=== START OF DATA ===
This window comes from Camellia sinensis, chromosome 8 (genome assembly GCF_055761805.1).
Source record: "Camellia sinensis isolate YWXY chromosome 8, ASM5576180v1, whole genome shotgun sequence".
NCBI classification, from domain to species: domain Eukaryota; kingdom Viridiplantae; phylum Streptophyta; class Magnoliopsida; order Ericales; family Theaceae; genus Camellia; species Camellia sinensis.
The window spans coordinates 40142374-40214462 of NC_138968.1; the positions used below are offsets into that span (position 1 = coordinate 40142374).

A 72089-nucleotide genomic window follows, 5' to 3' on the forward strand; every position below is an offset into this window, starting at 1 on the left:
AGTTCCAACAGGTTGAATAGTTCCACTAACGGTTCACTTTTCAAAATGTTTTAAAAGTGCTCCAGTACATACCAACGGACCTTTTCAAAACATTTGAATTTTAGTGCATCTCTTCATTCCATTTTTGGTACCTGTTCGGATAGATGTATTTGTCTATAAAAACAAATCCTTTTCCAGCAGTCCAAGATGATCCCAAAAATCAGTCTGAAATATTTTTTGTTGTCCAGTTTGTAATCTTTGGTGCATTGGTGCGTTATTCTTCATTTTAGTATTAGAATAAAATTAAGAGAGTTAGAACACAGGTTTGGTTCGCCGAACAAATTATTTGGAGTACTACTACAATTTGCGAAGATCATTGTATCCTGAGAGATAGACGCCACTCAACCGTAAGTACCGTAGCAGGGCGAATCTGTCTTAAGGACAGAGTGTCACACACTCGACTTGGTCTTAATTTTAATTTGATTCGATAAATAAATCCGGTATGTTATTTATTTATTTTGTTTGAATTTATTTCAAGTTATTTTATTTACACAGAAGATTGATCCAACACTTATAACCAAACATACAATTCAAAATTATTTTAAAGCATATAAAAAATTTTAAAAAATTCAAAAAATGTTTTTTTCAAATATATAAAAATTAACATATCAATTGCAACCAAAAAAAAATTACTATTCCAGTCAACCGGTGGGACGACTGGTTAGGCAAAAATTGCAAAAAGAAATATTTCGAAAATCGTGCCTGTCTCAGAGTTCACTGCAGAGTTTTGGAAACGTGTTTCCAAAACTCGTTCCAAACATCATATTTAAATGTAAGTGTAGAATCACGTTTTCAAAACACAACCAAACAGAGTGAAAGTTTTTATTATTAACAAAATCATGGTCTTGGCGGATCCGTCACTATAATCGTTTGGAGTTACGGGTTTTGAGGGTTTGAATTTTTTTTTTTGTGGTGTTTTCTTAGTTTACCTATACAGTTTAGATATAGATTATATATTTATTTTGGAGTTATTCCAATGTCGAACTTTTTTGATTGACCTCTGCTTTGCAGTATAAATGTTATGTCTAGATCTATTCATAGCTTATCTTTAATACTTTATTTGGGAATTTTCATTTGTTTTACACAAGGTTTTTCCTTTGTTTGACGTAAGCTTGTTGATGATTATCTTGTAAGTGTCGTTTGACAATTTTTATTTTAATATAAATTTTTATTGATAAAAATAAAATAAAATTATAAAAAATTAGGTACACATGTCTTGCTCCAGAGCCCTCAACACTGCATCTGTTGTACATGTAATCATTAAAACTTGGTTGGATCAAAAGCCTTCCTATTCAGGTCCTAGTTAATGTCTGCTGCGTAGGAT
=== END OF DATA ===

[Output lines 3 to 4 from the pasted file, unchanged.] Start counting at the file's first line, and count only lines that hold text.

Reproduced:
NCBI classification, from domain to species: domain Eukaryota; kingdom Viridiplantae; phylum Streptophyta; class Magnoliopsida; order Ericales; family Theaceae; genus Camellia; species Camellia sinensis.
The window spans coordinates 40142374-40214462 of NC_138968.1; the positions used below are offsets into that span (position 1 = coordinate 40142374).